Department of State

DDTC Name Changes

June 1 and 17, 2015: The Directorate of Defense Trade Controls (DDTC) posted the following name and address changes on its website at

  • Boeing Singapore Pte Ltd Address Change; and
  • Alliant Techsystems, Inc. Name Change to Orbital ATK, Inc. and Address Change (due to merger)

Each announcement includes a link to a notice specifying the effects of the change on pending and currently approved authorizations involving the listed entity.


DDTC Proposes Rule to Harmonize Definitions of Key Terms Under the ITAR and the EAR, Including Controversial Changes in the Definition of Technical Data Under the ITAR

June 3, 2015 – 80 Fed. Reg. 31525: As part of the Export Control Reform effort, DDTC proposed amendments to the ITAR to revise the definitions of “defense article, “defense services,” “technical data,” “public domain,” “export,” and “reexport or retransfer” and create new definitions of “required,” “technical data that arises during, or results from, fundamental research,” “release,” “retransfer,” and “activities that are not exports, reexports, or retransfers” to clarify the scope of covered activities and information and to harmonize the definitions with the definitions of comparable terms in the EAR. (See Commerce Department section above for revisions of definitions in the EAR.) The proposal would also –

  • Detail the scope of licenses, unauthorized releases of information, and the “release” of secured information;
  • Revise the sections on “exports” of “technical data” to U.S. persons abroad;
  • Provide that the electronic transmission of unclassified “technical data” abroad is not an “export” if it is sufficiently secured to prevent access by foreign persons; and Allow for the electronic storage of unclassified “technical data” abroad if the data is secured to prevent access by unauthorized parties.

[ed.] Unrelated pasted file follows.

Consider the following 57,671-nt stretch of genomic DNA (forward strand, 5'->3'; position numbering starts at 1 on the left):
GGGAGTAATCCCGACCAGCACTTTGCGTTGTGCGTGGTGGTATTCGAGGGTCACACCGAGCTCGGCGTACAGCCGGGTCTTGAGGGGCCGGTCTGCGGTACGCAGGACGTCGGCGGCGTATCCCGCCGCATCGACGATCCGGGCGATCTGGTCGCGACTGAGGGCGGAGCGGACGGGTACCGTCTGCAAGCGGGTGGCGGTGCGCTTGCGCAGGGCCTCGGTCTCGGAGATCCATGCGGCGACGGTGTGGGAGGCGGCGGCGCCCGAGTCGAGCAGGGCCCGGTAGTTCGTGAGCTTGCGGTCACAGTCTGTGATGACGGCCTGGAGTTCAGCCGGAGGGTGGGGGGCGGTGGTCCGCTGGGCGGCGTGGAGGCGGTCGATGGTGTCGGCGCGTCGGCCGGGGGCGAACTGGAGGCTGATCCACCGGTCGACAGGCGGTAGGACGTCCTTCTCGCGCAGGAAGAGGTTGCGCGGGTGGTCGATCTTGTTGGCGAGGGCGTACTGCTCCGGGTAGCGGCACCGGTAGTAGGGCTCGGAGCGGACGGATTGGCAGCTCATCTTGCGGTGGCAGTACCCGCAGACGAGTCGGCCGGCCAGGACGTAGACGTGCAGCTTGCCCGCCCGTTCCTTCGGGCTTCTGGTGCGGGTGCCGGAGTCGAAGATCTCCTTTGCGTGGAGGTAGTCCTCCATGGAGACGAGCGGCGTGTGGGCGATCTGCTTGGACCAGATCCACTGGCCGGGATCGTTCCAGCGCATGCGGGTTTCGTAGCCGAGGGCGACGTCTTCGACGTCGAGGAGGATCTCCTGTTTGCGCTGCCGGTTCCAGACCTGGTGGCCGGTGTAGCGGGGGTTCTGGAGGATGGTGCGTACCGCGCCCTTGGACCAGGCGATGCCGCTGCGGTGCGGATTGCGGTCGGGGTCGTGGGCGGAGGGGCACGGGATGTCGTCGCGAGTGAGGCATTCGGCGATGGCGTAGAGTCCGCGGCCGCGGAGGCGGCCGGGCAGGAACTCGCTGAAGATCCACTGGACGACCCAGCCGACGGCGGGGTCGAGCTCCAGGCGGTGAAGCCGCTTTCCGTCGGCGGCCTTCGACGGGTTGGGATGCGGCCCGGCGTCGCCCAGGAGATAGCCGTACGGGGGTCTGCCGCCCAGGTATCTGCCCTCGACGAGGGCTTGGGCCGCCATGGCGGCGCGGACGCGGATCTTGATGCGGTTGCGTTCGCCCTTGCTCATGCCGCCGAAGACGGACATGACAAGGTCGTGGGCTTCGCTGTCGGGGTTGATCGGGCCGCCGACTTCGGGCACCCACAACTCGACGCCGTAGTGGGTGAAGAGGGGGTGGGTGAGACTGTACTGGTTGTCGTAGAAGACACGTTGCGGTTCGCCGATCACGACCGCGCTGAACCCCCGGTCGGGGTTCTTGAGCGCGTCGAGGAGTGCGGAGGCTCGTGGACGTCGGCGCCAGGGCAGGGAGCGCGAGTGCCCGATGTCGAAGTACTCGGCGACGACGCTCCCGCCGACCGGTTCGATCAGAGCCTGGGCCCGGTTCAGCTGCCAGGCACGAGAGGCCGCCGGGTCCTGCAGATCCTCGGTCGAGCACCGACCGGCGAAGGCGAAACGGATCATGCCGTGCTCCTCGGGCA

Importantly, DDTC also released the following documents to assist understanding of these proposals:

Deadline for comments on these proposed amendments is Aug. 3, 2015.


DDTC Publishes Proposed ECR Rules to Amend the ITAR related to USML Category XIV and XVIII Items

June 17, 2015 – 80 Fed. Reg. 34572: Also in furtherance of the Export Control Reform effort, DDTC proposed amendments to USML Category XIV (Toxicological Agents, Including Chemical Agents, Biological Agents, and Associated Equipment) and Category XVIII (Directed Energy Weapons) to more precisely describe the articles in these categories that require continued control under the USML. (See Commerce Department section above for proposed concurrent amendments that would control under the CCL the items determined not to require control under these categories of the USML.) In this notice DDTC specifically identified several topics on which it particularly invites comment from the public, including information about items remaining on the USML that may be in normal commercial use and information about the consistency of these proposed amendments with the control lists of the Wassenaar Arrangement. Deadline for comments on these proposed amendments is August 17, 2015.


This section of our newsletter provides information on the latest sanctions, fines and penalties for export

violations or matters of non-compliance with the ITAR or EAR issued by the US government enforcement

agencies. It is provided as a service to clients and associates of FD Associates to remind them of the importance of extreme due diligence in all international trade and export compliance matters, particularly those involving exports subject to the ITAR or the EAR. Don’t let this happen to you or your company! Call us with questions or concerns at 703-847-5801 or email


Department of Commerce

June 10, 2015 – 80 Fed. Reg. 32936: BIS denied the export privileges of Luis Armando Collins-Avila of Big Spring Correctional Institution in Big Spring, TX for 10 years based on his conviction in the U.S. District Court for Arizona of exporting 6,000 rounds of ITAR-controlled ammunition to Mexico without the required State Department authorization.   In the criminal case Collins-Avila was sentenced to 46 months of imprisonment, 3 years of supervised release, and a $200 assessment.